A recent mailday arrived from Loren in Colorado. Loren and I have conducted a few trades this year, and his return to baseball card collecting story is a must read.
Loren’s box of Cubs consisted mostly of cards already in my collection. Still, some of these cards I just have to show off because they are unique. Unique like the image used for Ed Lynch’s 1987 Topps baseball card.
I’ve talked about 1989 Topps ad nauseum, so I’ll save you that story today. But, dang. That 1989 Topps rookie gold cup Mark Grace is one of beauty. Just looking at the card takes me back to the summer of 1989 riding my bicycle up to my small town IGA to buy a 35-cent pack of baseball cards.
Speaking of Topps rookie gold cups. The following year it was Jerome Walton getting the gold cup treatment. Walton was the 1989 National League Rookie of the Year edging out teammate Dwight Smith for the award.
Jerome Walton was my favorite baseball player in 1989 and 1990, and stat you could find on the back of my own Little League rookie baseball card.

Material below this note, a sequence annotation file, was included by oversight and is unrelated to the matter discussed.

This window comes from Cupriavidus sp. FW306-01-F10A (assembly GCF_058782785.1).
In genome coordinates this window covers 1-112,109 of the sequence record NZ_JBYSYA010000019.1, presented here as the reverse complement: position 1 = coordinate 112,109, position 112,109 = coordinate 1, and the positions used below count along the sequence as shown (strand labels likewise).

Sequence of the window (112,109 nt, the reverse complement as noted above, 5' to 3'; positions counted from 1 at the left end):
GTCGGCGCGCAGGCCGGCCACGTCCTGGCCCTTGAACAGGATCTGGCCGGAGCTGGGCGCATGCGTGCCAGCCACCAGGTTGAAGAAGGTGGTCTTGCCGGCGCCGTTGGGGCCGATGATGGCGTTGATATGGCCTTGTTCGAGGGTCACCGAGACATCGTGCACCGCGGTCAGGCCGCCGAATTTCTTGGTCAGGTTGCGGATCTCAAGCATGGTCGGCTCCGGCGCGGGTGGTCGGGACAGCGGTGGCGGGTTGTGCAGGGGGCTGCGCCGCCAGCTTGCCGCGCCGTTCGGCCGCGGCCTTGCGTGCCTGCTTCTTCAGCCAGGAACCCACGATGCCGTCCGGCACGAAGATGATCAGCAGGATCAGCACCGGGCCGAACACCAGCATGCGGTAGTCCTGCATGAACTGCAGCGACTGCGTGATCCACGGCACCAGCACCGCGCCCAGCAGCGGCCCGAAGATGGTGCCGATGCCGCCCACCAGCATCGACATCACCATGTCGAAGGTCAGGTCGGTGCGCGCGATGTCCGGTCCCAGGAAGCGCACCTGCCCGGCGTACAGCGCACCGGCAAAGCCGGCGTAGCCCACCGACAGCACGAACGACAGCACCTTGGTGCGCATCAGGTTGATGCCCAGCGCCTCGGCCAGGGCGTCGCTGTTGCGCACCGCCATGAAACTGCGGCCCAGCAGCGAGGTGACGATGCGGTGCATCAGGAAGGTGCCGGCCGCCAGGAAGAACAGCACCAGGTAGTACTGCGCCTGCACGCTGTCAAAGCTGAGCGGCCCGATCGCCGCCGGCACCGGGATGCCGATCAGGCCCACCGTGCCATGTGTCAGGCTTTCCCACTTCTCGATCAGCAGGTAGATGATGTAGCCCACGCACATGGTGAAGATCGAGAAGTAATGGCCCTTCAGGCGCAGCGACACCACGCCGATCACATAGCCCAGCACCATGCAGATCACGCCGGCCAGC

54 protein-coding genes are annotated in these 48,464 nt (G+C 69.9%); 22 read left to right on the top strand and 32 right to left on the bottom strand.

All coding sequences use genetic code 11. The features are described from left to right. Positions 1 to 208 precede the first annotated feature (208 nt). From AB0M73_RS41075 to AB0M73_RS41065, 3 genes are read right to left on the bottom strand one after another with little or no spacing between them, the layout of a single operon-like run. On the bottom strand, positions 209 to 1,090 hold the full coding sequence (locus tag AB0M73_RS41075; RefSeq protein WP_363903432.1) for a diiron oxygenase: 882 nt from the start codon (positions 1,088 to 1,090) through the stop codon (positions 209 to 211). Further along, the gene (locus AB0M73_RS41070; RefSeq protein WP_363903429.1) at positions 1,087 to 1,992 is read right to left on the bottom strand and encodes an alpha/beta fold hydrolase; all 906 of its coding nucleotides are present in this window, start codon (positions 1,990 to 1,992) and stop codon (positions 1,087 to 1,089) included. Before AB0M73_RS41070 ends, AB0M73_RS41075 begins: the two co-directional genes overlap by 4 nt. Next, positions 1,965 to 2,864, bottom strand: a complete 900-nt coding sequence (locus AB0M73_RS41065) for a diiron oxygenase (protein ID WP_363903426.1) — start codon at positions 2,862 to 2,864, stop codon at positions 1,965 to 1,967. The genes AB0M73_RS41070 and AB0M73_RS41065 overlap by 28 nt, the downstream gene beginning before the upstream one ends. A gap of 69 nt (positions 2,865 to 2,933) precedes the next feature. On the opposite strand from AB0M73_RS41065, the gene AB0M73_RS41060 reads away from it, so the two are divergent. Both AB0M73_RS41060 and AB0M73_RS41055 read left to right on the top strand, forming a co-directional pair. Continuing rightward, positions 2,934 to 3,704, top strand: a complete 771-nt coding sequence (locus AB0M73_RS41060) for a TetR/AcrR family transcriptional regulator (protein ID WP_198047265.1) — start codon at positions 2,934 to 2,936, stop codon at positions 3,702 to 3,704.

Sportflics. I don’t hate them….but I highly dislike them. I think it’s because just looking at the front of Sportflics cards makes every hair on my body stand up hearing and feeling the sound of scratching your fingernail over the card. Worse than nails on a chalkboard.
Topps Heritage in 2007 paid homage to the 1958 Topps set. All Star cards are, in my opinion, an amazing subset. Among my favorite All Star cards in Topps history are from 1988 and 1958. Here’s an Alfonso Soriano in the 1958 design.
While all the previous cards were already in my Cubs collection, there was one card that was not. In fact, this is the first from the set in my collection.
Topps made a Supers set in 1971. The cards were larger than a standard baseball card (both wider and taller) and had rounded corners. This Fergie Jenkins is a beauty.
Another great trade with Loren! In return I sent off some 1970’s Hostess baseball cards and a random assortment of other 70’s cards and oddballs.